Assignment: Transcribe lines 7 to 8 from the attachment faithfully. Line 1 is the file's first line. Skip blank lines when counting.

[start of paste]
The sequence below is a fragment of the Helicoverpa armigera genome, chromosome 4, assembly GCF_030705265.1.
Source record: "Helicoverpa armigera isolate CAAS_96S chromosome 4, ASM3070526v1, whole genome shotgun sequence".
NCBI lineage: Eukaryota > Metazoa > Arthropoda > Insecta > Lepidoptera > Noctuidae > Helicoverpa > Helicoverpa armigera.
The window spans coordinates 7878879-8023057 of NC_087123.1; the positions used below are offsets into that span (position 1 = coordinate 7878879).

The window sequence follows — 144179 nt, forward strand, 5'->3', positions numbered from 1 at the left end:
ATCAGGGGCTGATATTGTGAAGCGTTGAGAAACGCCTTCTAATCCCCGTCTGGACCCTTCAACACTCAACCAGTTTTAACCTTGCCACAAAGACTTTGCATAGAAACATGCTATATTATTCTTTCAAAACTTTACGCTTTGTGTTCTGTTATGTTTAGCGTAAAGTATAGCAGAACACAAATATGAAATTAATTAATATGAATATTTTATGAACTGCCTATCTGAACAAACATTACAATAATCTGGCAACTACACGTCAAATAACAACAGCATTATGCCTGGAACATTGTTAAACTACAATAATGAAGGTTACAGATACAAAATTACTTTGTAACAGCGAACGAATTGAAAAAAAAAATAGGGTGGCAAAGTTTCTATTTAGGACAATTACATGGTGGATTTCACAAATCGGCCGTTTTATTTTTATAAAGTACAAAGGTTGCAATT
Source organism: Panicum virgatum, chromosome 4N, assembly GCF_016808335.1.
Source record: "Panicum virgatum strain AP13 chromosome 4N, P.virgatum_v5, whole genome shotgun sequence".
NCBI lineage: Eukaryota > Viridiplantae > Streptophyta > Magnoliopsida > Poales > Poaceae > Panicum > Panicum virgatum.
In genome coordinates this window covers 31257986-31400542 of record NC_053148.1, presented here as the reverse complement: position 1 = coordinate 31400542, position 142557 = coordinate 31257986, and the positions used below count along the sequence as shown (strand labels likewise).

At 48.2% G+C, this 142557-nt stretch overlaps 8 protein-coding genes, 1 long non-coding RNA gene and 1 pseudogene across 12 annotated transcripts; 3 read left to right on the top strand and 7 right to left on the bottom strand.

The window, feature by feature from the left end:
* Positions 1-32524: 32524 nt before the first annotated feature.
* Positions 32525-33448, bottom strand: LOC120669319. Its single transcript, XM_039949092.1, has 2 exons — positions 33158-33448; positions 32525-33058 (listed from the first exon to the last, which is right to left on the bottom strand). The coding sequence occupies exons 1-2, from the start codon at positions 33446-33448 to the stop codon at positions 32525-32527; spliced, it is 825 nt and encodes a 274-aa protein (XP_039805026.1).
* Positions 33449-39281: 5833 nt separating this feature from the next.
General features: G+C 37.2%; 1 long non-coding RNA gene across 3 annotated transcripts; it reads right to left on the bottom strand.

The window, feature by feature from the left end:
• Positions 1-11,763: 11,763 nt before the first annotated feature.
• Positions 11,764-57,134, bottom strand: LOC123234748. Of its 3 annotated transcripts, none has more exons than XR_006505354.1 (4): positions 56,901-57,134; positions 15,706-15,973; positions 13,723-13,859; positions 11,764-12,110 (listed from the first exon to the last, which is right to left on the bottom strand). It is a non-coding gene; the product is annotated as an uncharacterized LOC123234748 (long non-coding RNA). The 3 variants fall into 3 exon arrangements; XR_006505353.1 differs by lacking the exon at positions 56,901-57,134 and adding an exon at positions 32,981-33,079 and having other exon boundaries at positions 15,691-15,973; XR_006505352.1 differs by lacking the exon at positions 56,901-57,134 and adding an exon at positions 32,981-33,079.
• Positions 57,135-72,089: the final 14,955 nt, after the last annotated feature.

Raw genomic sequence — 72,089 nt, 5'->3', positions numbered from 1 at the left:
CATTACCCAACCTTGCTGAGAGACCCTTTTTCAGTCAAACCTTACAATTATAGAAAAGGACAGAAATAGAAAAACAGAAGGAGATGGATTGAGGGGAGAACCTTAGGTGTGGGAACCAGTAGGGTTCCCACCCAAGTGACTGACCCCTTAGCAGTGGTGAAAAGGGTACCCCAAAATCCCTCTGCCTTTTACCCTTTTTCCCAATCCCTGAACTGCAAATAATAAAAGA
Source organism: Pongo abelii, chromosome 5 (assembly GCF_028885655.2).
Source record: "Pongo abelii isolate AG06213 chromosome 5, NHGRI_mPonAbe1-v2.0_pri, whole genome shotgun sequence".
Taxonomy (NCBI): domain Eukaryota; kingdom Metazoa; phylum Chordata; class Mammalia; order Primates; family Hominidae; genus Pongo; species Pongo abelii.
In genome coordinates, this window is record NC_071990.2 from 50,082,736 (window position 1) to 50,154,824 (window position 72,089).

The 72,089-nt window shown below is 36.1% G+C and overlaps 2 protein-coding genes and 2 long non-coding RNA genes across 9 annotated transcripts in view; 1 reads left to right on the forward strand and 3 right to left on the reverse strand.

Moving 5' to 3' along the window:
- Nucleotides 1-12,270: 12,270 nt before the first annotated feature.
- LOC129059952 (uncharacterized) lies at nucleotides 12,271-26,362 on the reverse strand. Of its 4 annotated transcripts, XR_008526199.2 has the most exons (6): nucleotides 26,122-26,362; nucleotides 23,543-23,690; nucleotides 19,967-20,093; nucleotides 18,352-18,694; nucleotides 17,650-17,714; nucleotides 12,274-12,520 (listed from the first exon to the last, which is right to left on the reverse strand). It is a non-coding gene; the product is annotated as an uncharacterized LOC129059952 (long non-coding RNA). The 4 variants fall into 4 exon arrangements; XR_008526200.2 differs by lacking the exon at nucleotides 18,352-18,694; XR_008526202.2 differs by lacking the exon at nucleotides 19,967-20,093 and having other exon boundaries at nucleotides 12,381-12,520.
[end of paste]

Source organism: Panicum virgatum, chromosome 4N, assembly GCF_016808335.1.
Source record: "Panicum virgatum strain AP13 chromosome 4N, P.virgatum_v5, whole genome shotgun sequence".